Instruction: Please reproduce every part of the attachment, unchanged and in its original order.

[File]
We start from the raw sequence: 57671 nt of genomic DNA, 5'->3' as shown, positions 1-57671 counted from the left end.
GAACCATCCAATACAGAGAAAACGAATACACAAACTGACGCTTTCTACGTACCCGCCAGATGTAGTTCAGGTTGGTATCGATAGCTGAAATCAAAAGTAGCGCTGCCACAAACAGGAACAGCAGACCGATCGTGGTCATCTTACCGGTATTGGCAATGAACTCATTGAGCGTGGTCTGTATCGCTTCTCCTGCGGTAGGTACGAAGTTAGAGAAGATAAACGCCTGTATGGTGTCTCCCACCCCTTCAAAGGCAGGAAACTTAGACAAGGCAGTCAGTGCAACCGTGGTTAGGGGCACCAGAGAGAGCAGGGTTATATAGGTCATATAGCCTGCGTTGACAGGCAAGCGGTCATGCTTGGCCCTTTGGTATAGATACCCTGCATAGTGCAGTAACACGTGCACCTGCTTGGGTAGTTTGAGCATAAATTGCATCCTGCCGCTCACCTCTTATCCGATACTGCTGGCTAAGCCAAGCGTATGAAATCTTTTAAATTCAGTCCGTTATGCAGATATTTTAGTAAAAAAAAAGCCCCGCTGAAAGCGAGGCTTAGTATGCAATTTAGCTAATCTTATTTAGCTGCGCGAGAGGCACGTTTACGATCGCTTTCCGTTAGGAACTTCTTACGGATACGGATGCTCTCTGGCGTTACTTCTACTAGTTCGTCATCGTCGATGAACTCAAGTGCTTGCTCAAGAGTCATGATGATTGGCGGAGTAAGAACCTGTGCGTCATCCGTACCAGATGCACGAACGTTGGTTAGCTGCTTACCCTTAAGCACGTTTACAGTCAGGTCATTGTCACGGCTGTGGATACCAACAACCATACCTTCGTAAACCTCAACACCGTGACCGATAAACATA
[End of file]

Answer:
We start from the raw sequence: 57671 nt of genomic DNA, 5'->3' as shown, positions 1-57671 counted from the left end.
GAACCATCCAATACAGAGAAAACGAATACACAAACTGACGCTTTCTACGTACCCGCCAGATGTAGTTCAGGTTGGTATCGATAGCTGAAATCAAAAGTAGCGCTGCCACAAACAGGAACAGCAGACCGATCGTGGTCATCTTACCGGTATTGGCAATGAACTCATTGAGCGTGGTCTGTATCGCTTCTCCTGCGGTAGGTACGAAGTTAGAGAAGATAAACGCCTGTATGGTGTCTCCCACCCCTTCAAAGGCAGGAAACTTAGACAAGGCAGTCAGTGCAACCGTGGTTAGGGGCACCAGAGAGAGCAGGGTTATATAGGTCATATAGCCTGCGTTGACAGGCAAGCGGTCATGCTTGGCCCTTTGGTATAGATACCCTGCATAGTGCAGTAACACGTGCACCTGCTTGGGTAGTTTGAGCATAAATTGCATCCTGCCGCTCACCTCTTATCCGATACTGCTGGCTAAGCCAAGCGTATGAAATCTTTTAAATTCAGTCCGTTATGCAGATATTTTAGTAAAAAAAAAGCCCCGCTGAAAGCGAGGCTTAGTATGCAATTTAGCTAATCTTATTTAGCTGCGCGAGAGGCACGTTTACGATCGCTTTCCGTTAGGAACTTCTTACGGATACGGATGCTCTCTGGCGTTACTTCTACTAGTTCGTCATCGTCGATGAACTCAAGTGCTTGCTCAAGAGTCATGATGATTGGCGGAGTAAGAACCTGTGCGTCATCCGTACCAGATGCACGAACGTTGGTTAGCTGCTTACCCTTAAGCACGTTTACAGTCAGGTCATTGTCACGGCTGTGGATACCAACAACCATACCTTCGTAAACCTCAACACCGTGACCGATAAACATA